Research to develop novel approach to repairing nerve damage
Structures comprised of novel biocompatible and biodegradable materials could transform how we treat nerve damage.
A research project involving University of Melbourne researchers in partnership with the Aikenhead Centre for Medical Discovery will explore a novel approach to repairing damaged nerves. It is hoped that using biocompatible and biodegradable structures will help create a microenvironment that can take advantage of existing regenerative processes in the human body to support nerve regrowth.
Nerve damage is known to cause reduced motor, sensory and limb function, affecting a patient’s independence and quality of life. Autografts – which involve taking nerves from another part of a patient’s body to repair the damaged nerve – remains the primary treatment option available for those with nerve damage. However, the surgical removal of nerves come with clear risks for the patient.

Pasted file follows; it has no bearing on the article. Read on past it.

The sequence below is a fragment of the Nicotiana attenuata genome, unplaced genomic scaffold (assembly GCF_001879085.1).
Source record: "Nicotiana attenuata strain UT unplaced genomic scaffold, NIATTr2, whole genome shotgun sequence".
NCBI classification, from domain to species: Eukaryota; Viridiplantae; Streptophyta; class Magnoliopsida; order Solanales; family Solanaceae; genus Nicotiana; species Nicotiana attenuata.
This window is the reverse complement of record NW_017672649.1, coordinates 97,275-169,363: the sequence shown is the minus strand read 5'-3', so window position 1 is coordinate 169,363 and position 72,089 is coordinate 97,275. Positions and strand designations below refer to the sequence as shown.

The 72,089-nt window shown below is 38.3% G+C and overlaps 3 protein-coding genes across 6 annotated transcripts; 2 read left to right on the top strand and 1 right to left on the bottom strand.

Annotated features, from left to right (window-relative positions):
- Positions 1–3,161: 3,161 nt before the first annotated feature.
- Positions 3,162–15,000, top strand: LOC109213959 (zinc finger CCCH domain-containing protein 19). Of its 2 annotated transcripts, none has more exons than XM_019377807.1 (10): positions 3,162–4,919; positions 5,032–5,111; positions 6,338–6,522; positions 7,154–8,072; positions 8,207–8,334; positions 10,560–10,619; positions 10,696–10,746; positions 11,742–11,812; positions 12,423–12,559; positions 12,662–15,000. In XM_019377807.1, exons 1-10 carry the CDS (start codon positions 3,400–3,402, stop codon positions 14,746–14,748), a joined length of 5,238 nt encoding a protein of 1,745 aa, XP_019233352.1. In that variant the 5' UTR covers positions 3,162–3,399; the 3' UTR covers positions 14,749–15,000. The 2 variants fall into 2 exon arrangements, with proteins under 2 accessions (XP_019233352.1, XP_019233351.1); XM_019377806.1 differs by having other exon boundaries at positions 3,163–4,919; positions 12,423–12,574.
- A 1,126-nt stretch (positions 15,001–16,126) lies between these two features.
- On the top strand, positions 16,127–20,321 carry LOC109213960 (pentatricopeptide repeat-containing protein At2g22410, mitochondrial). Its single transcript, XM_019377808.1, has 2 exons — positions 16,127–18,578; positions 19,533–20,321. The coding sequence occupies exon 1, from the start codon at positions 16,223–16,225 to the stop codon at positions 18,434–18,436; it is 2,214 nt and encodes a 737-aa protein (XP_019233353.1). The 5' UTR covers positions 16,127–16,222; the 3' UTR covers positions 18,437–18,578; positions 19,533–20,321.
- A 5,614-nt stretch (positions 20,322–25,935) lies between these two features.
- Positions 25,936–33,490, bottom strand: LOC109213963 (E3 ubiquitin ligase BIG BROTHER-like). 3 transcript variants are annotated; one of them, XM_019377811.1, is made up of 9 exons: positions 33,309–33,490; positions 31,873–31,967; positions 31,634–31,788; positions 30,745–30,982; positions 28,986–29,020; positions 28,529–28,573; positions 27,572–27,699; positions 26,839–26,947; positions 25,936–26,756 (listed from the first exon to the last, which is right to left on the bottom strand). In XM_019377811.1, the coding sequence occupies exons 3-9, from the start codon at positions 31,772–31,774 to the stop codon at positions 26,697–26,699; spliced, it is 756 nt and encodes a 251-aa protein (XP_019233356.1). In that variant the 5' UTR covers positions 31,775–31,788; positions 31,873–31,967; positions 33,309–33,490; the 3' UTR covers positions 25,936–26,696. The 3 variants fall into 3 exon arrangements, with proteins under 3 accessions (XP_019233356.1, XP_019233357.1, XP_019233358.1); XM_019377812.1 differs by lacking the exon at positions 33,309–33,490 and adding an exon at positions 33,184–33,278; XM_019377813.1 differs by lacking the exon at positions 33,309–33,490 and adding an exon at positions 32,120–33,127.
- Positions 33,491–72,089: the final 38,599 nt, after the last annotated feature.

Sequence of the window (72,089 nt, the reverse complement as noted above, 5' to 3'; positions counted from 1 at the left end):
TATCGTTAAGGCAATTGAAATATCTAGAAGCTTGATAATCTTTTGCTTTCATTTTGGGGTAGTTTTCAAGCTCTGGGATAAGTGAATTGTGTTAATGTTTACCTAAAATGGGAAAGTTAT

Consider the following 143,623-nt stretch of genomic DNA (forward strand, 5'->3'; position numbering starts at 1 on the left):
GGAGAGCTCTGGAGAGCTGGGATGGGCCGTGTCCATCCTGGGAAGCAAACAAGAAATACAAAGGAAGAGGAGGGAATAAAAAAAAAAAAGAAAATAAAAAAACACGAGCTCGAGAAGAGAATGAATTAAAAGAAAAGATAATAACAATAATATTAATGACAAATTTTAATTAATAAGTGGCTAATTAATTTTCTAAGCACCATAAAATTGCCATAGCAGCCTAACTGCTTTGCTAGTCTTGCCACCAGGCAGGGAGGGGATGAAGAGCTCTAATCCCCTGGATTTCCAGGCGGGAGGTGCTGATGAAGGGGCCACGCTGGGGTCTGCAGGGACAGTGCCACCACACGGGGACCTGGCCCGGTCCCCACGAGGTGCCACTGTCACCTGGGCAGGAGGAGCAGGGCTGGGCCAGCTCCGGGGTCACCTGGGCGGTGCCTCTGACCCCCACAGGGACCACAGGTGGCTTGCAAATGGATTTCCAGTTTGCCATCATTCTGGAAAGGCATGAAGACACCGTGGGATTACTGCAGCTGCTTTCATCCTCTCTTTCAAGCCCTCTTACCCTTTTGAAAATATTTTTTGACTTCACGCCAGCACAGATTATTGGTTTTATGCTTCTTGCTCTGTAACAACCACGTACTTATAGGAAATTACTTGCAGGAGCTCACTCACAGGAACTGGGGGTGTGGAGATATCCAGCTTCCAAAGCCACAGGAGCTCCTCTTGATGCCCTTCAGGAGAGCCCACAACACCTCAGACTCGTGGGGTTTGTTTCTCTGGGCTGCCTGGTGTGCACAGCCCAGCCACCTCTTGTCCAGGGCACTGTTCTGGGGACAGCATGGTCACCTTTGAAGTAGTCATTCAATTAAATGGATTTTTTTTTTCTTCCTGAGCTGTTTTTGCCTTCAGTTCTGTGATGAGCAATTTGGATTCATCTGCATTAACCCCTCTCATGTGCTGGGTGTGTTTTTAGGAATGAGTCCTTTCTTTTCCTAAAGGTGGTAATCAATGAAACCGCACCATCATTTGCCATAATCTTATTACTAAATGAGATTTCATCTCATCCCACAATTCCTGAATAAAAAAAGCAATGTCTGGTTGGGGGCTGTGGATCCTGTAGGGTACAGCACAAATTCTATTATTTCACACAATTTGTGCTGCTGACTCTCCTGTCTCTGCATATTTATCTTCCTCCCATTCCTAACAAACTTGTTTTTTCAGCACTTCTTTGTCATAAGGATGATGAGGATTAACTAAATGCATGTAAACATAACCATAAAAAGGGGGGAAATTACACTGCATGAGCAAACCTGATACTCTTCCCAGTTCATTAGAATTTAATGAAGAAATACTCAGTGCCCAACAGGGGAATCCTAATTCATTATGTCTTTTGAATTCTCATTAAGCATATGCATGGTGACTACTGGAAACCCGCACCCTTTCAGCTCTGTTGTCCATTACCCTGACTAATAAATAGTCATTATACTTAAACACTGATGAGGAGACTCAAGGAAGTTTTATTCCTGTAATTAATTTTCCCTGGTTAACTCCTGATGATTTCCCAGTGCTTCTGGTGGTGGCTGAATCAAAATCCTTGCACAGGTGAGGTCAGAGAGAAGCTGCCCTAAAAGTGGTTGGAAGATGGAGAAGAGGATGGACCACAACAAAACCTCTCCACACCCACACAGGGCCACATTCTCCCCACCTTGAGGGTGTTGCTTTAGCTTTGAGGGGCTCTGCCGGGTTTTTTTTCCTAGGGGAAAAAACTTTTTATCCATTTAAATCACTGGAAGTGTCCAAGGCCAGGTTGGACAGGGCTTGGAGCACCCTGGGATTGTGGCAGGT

“A lack of satisfactory treatments has meant patients are often forced to endure pain, loss of mobility, a reduced quality of life and ongoing health expenses”, Professor Andrea O’Connor, project lead, explains.
“This project aims to develop new materials technology to support superior tissue regeneration for peripheral nerve repair and may ultimately lead to solutions for the regeneration of other soft tissues, such as skeletal muscle, ligaments and tendons.”
Successful development of the nerve repair structures will require forming novel materials with adjustable physical and chemical properties, shaping three-dimensional structures to support nerve regrowth, and creating the right conditions for the nerve cells to interact successfully. The project team, including researchers from Swinburne University, Monash University, the CSIRO and the University of Bayreuth in Germany, are currently working on developing the novel materials, with testing and optimisation underway.
The technology has a range of potential applications, including use in improved artificial and robotic limb replacements. If the project is successful, the team is planning to explore large-scale manufacturing opportunities to ensure the technology becomes widely available to patients who need it.
The study received funding from the Study Melbourne Research Partnerships program, made possible by funding from the Victorian government and research management organisation VESKI.